An extension to the Juncker Plan has been backed by MEPs from Economic & Monetary Affairs, and Budgets committees, although FIEC (the European Construction Industry Federation) said it had reservations.
The MEPs who backed the extension to the European Fund for Strategic Investment (EFSI 2.0), which is also known as the Juncker Plan, stressed that the EU investment plan should focus on riskier future-oriented investments, which would not otherwise happen, preferably in economically weaker EU regions, and in a transparent way.
FIEC pointed out that the EFSI played an important role in financing, among other things, infrastructure projects in the field of transport and energy, as well as building projects in the form of energy efficiency of buildings.
It said that considering the current investment gap in Europe, it had been very supportive of the plan – named after European Commission President Jean-Claude Juncker – from the very beginning.
In particular, FIEC said it welcomed the Parliament’s greater emphasis on market failures and projects with a higher risk profile. The proposal to safeguard the Connecting Europe Facility (CEF) budget line, as well as Horizon 2020, the funding of small projects via investment platforms, and the support for further deployment of technical assistance in regions which need it the most were also welcomed.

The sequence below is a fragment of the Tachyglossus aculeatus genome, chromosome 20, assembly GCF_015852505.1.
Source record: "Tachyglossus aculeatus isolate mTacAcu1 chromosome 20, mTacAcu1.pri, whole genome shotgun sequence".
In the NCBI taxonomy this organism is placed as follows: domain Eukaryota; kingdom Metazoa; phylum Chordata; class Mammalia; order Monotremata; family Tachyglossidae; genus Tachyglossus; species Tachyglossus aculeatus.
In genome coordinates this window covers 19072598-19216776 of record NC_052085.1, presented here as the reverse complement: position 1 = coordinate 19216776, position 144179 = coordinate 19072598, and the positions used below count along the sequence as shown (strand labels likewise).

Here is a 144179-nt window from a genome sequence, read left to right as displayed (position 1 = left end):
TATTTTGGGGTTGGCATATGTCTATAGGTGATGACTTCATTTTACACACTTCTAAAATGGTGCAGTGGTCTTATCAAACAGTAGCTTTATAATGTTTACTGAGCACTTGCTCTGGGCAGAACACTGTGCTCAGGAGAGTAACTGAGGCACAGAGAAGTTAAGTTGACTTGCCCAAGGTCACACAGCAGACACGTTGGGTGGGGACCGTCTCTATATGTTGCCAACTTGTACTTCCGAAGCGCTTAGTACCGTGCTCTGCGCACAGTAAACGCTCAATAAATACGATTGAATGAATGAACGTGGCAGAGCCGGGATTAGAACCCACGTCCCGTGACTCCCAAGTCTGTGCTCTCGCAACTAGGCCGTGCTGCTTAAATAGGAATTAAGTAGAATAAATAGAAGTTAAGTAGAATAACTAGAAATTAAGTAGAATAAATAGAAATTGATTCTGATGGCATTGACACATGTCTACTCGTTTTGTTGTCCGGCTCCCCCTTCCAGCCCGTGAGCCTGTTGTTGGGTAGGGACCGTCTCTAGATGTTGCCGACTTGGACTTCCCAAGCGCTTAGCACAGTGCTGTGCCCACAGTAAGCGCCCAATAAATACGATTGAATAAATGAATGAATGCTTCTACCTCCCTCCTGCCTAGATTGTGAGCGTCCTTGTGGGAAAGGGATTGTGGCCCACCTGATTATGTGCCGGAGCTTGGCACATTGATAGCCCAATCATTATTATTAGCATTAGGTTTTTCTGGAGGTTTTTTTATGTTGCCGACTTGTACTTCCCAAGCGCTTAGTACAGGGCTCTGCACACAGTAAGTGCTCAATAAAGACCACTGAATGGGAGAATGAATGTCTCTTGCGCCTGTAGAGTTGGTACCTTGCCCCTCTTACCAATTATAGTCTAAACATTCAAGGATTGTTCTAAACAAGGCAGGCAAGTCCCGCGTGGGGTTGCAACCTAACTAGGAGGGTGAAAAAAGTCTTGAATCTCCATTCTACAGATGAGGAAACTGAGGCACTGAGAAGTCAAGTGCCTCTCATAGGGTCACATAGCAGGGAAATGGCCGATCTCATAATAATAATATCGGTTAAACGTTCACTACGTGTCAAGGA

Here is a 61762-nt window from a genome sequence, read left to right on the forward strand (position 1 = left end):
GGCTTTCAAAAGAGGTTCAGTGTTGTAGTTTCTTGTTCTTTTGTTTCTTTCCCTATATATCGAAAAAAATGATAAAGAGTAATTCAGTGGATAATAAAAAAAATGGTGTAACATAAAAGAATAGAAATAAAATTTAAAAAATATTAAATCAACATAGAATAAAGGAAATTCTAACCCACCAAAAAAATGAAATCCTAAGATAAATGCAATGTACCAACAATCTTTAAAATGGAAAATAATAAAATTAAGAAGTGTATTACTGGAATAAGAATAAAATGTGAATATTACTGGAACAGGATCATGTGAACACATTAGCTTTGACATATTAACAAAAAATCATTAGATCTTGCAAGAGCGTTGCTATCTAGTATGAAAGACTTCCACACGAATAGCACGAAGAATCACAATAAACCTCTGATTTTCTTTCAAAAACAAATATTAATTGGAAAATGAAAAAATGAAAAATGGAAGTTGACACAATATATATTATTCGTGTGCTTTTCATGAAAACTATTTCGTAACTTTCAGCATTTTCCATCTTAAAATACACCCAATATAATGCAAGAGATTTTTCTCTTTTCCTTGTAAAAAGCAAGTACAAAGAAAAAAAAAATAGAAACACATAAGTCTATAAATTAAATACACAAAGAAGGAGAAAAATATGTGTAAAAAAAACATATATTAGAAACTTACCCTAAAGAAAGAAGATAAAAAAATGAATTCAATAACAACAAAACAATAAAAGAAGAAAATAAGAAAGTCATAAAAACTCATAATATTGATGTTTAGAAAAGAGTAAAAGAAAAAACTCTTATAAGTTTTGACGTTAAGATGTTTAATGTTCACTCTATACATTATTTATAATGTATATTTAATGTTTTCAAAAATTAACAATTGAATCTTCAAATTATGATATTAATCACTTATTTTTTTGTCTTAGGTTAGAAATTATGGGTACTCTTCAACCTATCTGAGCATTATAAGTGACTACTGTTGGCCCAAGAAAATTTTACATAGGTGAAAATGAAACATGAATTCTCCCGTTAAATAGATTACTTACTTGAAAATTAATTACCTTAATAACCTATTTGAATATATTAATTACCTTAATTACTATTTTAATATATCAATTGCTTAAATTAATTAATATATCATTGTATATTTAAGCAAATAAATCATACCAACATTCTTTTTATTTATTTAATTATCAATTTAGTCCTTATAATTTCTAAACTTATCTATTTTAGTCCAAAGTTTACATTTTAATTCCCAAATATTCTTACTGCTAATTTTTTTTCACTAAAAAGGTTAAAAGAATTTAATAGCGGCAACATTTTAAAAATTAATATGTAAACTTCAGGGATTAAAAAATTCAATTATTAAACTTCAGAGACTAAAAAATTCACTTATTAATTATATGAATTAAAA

FIEC noted that the Parliament also decided to earmark 40% of the EFSI public guarantee for the fight against climate change, but considered at the same time that motorways should remain eligible under certain conditions.
However, FIEC said it regretted that the Parliament’s draft legislative resolution did not reflect the need for greater budgetary flexibility when Member States contributed to financing EFSI projects.
The EFSI, implemented by European Investment Bank (EIB), was established for an initial period of three years, with the aim of mobilising at least €315 billion of investments in the real economy. The European Commission proposed to extend the fund’s duration until the end of current Multiannual Financial Framework (MFF) in December 2020 with a view to reaching an investment target of €500 billion.
EFSI implementation is expected to be voted on by the full House in June, and the negotiations on the regulation which extends the fund’s duration are set to start by the end of May.